Kim Jones’s Dior Men alighted, super-saturated, in Miami’s Allapattah neighborhood last night. (“Allapattah,” to note, is the Indigenous American Seminole tribe’s word for “alligator.”)
The pre-fall 2020 show was hosted at the brand new Rubell Museum complex, one of two major collections owned by Miami-based families to relocate, quite recently, to the enclave. Many in Miami think Allapattah is—for better or worse—destined to become the next version of Wynwood, a zone just to the east that was once a warehouse-filled grid but is now far glossier, with expensive haircuts, expensive meals, and expensive craft beers aplenty.
Jones’s guys arrived as a ribbon of cyber-surfer aesthetes, styled full tilt, hitting some future city-beach (when the ocean is a little higher, the city a little smaller). They walked through a mock barreling wave, painted in a yellow-green-blue fade meant to evoke sunset light.
Since his appointment to the head of Dior's men's branch 18 months ago, Jones’s runway track record has always added up to something greater than its parts. It is one of his standout and strongest gifts as a designer: this ability to create buzz and a resultant sort of universe each season, only to run with it full sprint into the next. The Miami show absolutely reached the sum those parts—but it did not exceed them.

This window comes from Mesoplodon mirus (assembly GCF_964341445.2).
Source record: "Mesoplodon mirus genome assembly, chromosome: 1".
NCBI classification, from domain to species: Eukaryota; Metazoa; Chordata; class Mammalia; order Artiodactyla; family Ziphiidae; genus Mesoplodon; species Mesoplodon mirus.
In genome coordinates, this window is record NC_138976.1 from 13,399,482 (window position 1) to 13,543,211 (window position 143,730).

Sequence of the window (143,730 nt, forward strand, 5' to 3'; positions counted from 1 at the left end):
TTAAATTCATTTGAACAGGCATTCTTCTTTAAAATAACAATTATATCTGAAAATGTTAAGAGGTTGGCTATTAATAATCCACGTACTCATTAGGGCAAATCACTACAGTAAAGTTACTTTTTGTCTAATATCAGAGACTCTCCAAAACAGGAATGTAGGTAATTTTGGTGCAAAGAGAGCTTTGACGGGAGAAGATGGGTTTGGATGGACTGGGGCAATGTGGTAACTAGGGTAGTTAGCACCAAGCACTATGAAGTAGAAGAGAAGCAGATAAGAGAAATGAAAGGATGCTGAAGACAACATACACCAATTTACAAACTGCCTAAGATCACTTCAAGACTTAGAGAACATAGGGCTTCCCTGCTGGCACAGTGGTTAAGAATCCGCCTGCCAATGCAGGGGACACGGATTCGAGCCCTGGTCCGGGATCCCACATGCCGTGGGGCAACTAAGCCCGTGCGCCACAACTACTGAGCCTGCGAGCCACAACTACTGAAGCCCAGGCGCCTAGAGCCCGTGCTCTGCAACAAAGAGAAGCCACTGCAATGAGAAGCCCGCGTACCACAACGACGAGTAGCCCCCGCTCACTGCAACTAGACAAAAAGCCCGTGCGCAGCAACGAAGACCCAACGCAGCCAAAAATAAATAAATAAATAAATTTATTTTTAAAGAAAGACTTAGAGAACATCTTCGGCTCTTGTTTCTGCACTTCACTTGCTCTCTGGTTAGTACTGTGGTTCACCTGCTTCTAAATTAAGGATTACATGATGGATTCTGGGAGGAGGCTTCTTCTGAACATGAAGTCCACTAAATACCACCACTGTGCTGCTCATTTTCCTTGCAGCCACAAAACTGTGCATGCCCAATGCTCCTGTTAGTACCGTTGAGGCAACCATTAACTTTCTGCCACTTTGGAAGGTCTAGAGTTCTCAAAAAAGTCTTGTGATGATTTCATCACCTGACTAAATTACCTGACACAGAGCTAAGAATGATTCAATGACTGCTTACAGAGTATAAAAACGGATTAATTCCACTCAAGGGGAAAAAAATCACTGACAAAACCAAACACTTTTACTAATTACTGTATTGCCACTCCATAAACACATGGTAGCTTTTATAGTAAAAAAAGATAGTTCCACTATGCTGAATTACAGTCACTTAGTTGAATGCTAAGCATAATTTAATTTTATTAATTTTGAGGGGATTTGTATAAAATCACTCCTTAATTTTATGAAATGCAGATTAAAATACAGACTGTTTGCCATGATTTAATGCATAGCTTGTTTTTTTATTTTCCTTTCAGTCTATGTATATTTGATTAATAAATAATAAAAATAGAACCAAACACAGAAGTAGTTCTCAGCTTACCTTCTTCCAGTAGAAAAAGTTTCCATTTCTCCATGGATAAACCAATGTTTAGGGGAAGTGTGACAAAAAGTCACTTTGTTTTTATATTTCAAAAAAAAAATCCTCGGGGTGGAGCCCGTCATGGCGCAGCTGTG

Two notable collaborations were revealed: one with surf style pioneer Shawn Stussy, brought out of retirement (and rendered independently of the Stüssy company), and another with Nike’s Air Jordan sneaker (the swoosh now filled in with Dior’s monogram). Stussy reimagined his signature naif handwriting across many of the clothes, most memorably with a knitted tee that read “I WANT TO SHOCK THE WORLD WITH DIOR.” A pen-stroke “Dior” appeared on bucket hats, designed by Stephen Jones, socks and tote bags.
Accessories are where Jones and co. reached their highest marks. There were dozens of options (seemingly more than ever), from saddle bags in techno-python textures to camera bags with Dior’s monogram to those aforementioned hats (best in show). Also notable was the colorful knitwear, such as the opening look's jumper, which boasted a muted neon “Dior” intarsia motif, or outsized hoodies, also with intarsia, depicting frangipani bouquets. As were intermittent instances of tailoring, razor-sharp and couture-esque, as always.
Jones has made a name for himself as someone who deftly spans the high-low bridge, and as an eager and open collaborator, particularly within the art world. These traits were evident last night, but one was left wanting for a bit more of a Miamian presence, given Jones’s location of choice. (Stussy is Californian, and Nike is based in Oregon.)
It makes sense to show during Art Basel, when a great many of the art and fashion world's starriest names are in town, but to have reached that soaring synergy for which he is so known, Jones may have benefitted by scaling back a bit on the big splashes while, instead, honing in on a more nuanced local focus.